Lottery chairman to head panel looking into Greenbrier allegations
CHARLESTON, W.Va. -- Lottery Commission chairman Ken Greear will head a three-member subcommittee that will look into allegations that management of The Greenbrier violated state gaming laws and Lottery regulations by allowing unauthorized persons to gamble in the resort's $80 million casino.
Greear announced Tuesday that he, vice chairman Bill Clayton, and commissioner Michael Adams will work with Lottery attorneys to look into allegations that The Greenbrier has allowed day trippers to enter the casino, under the guise they constitute "events" under the state's historic resort gaming law.
Under the law, only registered overnight guests of the hotel, or those attending conferences, conventions or similar events are permitted to gamble at the resort casino - if 400 or more rooms in the hotel are booked for the event.
However, published reports indicate that tour bus companies in Virginia have been bringing hundreds of tourists to the resort for what promotional materials describe as low-cost casino day trips.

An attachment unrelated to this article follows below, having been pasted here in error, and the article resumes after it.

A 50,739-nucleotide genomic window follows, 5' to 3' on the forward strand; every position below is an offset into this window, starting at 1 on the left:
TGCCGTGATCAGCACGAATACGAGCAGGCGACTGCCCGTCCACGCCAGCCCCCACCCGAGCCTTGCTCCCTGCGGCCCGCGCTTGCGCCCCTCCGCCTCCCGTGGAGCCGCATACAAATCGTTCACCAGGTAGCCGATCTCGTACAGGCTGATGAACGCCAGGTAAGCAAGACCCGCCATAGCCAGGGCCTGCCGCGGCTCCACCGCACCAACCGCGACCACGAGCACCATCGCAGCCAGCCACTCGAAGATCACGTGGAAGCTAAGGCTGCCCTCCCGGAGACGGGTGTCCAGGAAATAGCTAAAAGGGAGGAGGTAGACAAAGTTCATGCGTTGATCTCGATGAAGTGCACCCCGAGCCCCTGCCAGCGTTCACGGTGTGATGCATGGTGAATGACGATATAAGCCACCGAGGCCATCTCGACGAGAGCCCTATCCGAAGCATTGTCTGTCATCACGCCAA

Greear said the subcommittee will be working with Lottery attorneys to review records and documents from the hotel casino, and will present the results Nov. 27, when the Lottery Commission has scheduled a special work session to clarify what constitutes an event under the state gaming law.
"We will bring the entire commission up to date with these activities," said Greear, who said he is confident the commission will be able to come up with a more specific definition for what constitutes an event under the gaming regulations for The Greenbrier.
Also during the planning session Tuesday, the Lottery Commission:
The company, once owned by former delegate and convicted felon Joe C. Ferrell, is the largest limited video lottery machine distributor in the state, with 675 licenses to lease LVL machines to bars and clubs around the state. Ferrell transferred his ownership interests to his wife, Vicki, in 2007.
Lottery deputy director David Bradley said management at the Hollywood Casino at Charles Town would like to see that limit raised to $2,000, while The Greenbrier would like to be able to cash even larger checks for casino patrons.
"Do we have a responsibility to protect the person from themselves?" commissioner Dave Lemmon asked.
While the current rule limits any one check to $200, there is no limit to how many checks a casino patron may cash in any given period of time.
Reach Phil Kabler at email@example.com or 304-348-1220.